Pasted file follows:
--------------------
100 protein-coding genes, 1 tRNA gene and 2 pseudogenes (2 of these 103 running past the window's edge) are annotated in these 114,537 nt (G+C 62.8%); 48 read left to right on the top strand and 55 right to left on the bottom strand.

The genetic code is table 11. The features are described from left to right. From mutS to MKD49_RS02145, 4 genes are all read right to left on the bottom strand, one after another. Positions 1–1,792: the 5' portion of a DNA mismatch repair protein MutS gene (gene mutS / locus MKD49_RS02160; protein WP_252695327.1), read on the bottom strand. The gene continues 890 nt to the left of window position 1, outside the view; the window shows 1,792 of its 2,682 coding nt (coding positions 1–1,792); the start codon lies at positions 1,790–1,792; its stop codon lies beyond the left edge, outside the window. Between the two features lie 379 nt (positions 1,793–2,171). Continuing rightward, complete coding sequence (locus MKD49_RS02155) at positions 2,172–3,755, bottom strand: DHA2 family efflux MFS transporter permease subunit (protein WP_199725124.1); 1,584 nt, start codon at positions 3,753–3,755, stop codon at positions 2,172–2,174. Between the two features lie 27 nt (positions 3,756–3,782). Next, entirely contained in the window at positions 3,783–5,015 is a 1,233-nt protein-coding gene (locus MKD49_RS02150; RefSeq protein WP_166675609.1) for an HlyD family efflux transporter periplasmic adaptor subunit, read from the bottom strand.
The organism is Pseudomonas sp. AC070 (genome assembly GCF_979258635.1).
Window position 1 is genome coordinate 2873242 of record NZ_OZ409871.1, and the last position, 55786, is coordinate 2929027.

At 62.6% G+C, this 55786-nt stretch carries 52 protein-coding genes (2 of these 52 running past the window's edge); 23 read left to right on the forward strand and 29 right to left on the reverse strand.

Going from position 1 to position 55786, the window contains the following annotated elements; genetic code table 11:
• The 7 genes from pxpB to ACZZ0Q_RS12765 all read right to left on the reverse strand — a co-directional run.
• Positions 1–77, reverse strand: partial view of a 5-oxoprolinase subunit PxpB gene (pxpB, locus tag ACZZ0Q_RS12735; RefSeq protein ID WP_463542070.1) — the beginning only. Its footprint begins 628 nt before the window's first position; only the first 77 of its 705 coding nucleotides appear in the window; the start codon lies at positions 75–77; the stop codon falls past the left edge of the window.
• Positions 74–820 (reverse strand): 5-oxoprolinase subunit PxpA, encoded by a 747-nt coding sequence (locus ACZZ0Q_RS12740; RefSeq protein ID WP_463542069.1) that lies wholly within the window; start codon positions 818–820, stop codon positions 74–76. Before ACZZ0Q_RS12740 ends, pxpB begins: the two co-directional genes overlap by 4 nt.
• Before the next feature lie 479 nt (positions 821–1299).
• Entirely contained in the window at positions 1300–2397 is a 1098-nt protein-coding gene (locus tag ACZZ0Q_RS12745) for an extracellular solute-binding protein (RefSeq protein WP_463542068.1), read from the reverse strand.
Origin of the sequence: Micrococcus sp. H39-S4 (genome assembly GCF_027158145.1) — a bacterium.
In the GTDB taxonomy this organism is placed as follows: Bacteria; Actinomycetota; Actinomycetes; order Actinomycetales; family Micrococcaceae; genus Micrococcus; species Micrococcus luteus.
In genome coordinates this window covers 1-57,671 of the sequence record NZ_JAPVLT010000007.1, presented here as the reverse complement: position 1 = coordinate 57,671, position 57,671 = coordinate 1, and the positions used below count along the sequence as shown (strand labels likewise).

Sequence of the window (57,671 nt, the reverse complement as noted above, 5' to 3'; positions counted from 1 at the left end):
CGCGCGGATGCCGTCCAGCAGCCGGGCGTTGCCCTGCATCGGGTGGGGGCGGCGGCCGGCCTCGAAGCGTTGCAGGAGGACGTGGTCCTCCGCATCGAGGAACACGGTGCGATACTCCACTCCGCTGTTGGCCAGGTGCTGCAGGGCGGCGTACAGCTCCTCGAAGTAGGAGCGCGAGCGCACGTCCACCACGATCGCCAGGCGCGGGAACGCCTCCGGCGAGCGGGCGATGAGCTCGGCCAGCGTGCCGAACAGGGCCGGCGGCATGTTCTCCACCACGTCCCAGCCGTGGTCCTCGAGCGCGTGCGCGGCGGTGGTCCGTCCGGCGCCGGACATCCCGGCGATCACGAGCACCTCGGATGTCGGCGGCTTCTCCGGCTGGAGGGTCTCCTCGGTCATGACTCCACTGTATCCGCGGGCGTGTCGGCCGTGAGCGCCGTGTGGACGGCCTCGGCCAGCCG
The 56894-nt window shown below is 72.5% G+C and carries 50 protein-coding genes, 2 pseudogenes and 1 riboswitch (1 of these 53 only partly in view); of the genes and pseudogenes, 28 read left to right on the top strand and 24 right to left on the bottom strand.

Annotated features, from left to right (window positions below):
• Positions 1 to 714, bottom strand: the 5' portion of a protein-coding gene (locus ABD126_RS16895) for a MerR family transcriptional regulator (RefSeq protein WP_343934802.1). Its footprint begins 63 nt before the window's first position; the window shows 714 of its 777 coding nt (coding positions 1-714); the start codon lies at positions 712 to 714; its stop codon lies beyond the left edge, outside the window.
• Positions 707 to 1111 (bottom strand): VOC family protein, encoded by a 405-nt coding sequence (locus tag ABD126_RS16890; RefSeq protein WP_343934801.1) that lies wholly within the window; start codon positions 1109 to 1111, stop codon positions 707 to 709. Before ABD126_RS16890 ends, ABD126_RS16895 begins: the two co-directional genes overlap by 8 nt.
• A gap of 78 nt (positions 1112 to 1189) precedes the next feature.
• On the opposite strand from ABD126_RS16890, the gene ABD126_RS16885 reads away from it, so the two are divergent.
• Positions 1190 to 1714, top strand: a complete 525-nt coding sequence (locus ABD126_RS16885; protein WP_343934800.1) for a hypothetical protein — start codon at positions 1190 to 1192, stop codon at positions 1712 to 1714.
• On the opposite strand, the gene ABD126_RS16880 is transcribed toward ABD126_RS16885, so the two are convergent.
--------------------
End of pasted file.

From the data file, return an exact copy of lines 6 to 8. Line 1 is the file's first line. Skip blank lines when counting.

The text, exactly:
Going from position 1 to position 55786, the window contains the following annotated elements; genetic code table 11:
• The 7 genes from pxpB to ACZZ0Q_RS12765 all read right to left on the reverse strand — a co-directional run.
• Positions 1–77, reverse strand: partial view of a 5-oxoprolinase subunit PxpB gene (pxpB, locus tag ACZZ0Q_RS12735; RefSeq protein ID WP_463542070.1) — the beginning only. Its footprint begins 628 nt before the window's first position; only the first 77 of its 705 coding nucleotides appear in the window; the start codon lies at positions 75–77; the stop codon falls past the left edge of the window.